As of today, the Ninth Circuit Court of Appeals has twice upheld the constitutionality of DNA collection before conviction (DNA-BC). The first opinion came in United States v. Pool, 621 F.3d 1213 (9th Cir. 2010). There, the panel applied a totality-of-the-circumstances balancing test to uphold the federal arrestee law. However, the full court promptly agreed to rehear the case en banc (thus vacating the opinion in Pool).
At that point, another challenge to DNA-BC was pending. Haskell v. Brown, 677 F.Supp.2d 1187 (N.D. Cal. 2009), was a class action brought to enjoin enforcement of the California Proposition that initiated DNA arrestee sampling in that state. Determining that this law was, on balance, constitutionally reasonable, District Judge Charles Breyer, denied the request for a preliminary injunction. Plaintiffs appealed this ruling.
With eleven Ninth Circuit judges stirring the pot in Pool, Haskell moved to the back burner. But then Pool pled guilty, and the en banc court dropped his case as moot. Pool, 659 F.3d 761 (9th Cir. 2011) (en banc). Hence, the Haskell panel returned to work.
Today the case boiled over with the release of the panel’s opinion. As in Pool, the court split 2-1 in favor of DNA-BC. The two judges in Haskell to side with the state were Milan D. Smith, Jr., and James Dale Todd, a senior district judge for the Western District of Kentucky. Judge William A. Fletcher wrote a sharp dissent. Judge Smith devoted much of his majority opinion to refuting Judge Fletcher’s dissent. As a preliminary matter, they disagreed over whether Friedman v. Boucher, 580 F.3d 847 (9th Cir. 2009), a previous Ninth Circuit case not even involving a DNA database forced the court’s hand here. Judge Smith correctly wrote that “very broad dicta” in the case did not compel any particular result in Haskell.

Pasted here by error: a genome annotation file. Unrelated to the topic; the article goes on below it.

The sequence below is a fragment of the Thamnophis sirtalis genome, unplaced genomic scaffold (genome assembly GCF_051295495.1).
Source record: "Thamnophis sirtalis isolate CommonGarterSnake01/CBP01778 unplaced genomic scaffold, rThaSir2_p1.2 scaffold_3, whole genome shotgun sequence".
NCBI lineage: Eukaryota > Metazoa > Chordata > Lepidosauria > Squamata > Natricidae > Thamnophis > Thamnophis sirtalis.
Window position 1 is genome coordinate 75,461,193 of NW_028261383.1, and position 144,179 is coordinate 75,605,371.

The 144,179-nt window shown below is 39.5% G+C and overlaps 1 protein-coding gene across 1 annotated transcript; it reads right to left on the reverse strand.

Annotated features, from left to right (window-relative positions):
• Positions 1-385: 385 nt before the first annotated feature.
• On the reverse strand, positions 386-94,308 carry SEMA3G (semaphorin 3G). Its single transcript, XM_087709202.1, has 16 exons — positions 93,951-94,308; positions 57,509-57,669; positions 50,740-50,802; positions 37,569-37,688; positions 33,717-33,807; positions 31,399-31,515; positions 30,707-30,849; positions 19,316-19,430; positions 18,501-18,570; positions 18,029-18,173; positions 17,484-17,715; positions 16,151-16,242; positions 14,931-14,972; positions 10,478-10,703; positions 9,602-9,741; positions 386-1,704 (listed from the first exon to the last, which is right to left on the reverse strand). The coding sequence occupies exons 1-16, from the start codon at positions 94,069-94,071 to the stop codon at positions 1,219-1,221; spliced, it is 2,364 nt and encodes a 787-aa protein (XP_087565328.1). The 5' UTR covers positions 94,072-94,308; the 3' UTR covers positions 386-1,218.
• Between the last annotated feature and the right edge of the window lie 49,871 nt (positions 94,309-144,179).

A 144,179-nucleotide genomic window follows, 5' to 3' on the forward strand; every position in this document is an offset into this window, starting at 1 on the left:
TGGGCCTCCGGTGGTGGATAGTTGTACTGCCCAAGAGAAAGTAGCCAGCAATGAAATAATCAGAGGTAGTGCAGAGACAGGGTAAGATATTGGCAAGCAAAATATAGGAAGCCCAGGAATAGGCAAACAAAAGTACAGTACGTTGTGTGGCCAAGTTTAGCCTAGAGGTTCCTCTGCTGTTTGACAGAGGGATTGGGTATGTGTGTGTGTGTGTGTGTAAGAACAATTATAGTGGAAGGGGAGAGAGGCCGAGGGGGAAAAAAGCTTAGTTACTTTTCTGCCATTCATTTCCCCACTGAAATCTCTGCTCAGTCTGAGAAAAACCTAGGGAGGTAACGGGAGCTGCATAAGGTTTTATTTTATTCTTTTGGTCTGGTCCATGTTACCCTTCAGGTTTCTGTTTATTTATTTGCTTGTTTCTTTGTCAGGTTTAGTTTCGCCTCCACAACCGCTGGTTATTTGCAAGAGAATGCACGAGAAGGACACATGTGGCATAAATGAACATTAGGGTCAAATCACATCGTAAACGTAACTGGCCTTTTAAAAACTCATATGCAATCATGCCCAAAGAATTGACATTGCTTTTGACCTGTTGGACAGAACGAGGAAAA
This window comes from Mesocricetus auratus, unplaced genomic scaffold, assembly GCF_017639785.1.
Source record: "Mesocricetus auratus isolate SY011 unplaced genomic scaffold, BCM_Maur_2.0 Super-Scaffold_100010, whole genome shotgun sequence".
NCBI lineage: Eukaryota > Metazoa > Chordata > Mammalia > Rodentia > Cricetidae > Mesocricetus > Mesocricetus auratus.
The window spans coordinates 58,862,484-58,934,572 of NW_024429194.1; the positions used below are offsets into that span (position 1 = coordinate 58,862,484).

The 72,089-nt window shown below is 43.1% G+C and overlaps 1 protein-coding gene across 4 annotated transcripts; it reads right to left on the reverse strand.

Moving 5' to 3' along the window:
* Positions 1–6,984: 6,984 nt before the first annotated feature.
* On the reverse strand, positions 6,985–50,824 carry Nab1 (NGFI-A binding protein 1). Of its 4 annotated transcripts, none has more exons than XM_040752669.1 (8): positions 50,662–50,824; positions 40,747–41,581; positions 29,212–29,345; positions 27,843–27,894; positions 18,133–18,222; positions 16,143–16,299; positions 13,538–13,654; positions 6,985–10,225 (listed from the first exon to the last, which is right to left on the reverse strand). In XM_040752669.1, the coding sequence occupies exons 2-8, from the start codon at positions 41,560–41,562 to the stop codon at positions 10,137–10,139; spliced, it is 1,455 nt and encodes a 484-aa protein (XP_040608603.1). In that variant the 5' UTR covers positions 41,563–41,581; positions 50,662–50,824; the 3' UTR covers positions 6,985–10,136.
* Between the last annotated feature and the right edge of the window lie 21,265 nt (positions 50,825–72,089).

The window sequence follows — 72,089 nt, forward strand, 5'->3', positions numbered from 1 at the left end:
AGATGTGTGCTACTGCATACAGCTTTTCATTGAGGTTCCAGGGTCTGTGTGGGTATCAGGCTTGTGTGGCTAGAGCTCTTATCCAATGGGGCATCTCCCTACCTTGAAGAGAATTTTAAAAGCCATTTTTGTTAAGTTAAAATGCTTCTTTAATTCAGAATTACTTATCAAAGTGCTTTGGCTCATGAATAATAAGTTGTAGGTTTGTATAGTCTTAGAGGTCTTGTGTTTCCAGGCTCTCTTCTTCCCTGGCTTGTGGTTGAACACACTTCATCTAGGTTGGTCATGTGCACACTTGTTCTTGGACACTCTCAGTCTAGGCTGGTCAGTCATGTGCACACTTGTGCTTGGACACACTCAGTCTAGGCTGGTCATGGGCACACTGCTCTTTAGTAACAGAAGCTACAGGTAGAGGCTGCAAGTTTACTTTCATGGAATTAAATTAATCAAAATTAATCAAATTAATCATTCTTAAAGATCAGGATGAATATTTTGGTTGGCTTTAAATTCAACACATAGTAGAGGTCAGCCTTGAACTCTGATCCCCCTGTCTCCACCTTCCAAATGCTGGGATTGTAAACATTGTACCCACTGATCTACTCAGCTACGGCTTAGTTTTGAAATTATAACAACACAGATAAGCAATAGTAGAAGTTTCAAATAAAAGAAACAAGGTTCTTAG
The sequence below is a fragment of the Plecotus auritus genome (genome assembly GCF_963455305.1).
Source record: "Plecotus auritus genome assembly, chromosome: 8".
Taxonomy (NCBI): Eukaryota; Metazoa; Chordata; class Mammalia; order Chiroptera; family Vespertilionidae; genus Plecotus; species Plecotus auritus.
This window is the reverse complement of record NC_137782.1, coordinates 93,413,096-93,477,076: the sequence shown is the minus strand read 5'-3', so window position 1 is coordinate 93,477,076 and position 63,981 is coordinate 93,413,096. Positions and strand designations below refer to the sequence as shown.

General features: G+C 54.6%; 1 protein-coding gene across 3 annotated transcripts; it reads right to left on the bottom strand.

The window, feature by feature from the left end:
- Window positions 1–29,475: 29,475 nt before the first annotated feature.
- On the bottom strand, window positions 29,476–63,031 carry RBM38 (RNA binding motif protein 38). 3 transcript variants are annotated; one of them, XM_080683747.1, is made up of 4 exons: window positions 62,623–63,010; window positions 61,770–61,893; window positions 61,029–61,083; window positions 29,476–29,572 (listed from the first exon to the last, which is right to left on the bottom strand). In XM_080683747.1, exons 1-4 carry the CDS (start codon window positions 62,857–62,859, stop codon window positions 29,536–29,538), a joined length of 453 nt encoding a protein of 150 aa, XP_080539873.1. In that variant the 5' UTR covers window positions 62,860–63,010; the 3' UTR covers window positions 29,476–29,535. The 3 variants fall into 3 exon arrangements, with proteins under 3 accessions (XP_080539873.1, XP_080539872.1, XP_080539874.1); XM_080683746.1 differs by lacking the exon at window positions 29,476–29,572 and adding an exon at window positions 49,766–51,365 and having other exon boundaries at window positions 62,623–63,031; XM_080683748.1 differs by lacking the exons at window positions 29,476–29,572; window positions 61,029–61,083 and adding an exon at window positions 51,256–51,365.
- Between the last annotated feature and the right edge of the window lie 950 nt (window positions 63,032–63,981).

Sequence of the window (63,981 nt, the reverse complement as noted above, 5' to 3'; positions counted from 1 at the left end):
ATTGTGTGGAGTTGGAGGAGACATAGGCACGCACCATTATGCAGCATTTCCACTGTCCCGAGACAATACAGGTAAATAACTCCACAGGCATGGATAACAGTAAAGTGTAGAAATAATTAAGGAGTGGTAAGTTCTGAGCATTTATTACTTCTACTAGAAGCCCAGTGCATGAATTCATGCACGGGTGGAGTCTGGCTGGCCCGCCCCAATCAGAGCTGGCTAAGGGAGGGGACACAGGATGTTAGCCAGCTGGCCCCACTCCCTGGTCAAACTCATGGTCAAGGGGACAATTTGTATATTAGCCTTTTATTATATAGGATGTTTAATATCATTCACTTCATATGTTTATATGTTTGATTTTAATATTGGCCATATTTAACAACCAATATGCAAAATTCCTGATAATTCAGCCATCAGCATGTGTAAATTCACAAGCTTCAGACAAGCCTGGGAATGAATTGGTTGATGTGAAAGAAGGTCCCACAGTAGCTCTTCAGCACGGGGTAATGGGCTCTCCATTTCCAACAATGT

With the path cleared, Judge Smith asked whether the “totality of the circumstances” were such that DNA-DB under California law was “reasonable” within the meaning of the Fourth Amendment. Judge Fletcher disputed the use of this amorphous standard. On this issue, neither opinion is convincing. Time after time, in case after case, the Supreme Court has repeated an important mantra–full fledged searches and seizures intended to produce evidence of criminal conduct are per se unreasonable, regardless of the other circumstances, when they are undertaken without a warrant and when they do not fall within a categorical exception to this warrant requirement. E.g., Kentucky v. King, 131 S.Ct. 1849 (2011); City of Ontario v. Quon, 130 S.Ct. 2619 (2010); Katz v. United States, 389 U.S. 347, 357 (1967). Therefore, it will not do to state, as Judge Smith blandly did, that totality-of-the-circumstances balancing is the norm in Fourth Amendment cases. To the contrary, it is an anomaly that has been used only in two Supreme Court cases (involving probationers). Upholding DNA-BC therefore requires showing that the program falls within an established exception–or recognizing a new exception to accommodate the acquisition of fingerprints, photographs, and now, DNA profiles for use in databases. The former move is possible but takes considerable effort. The latter would be the more candid and convincing mode of analysis.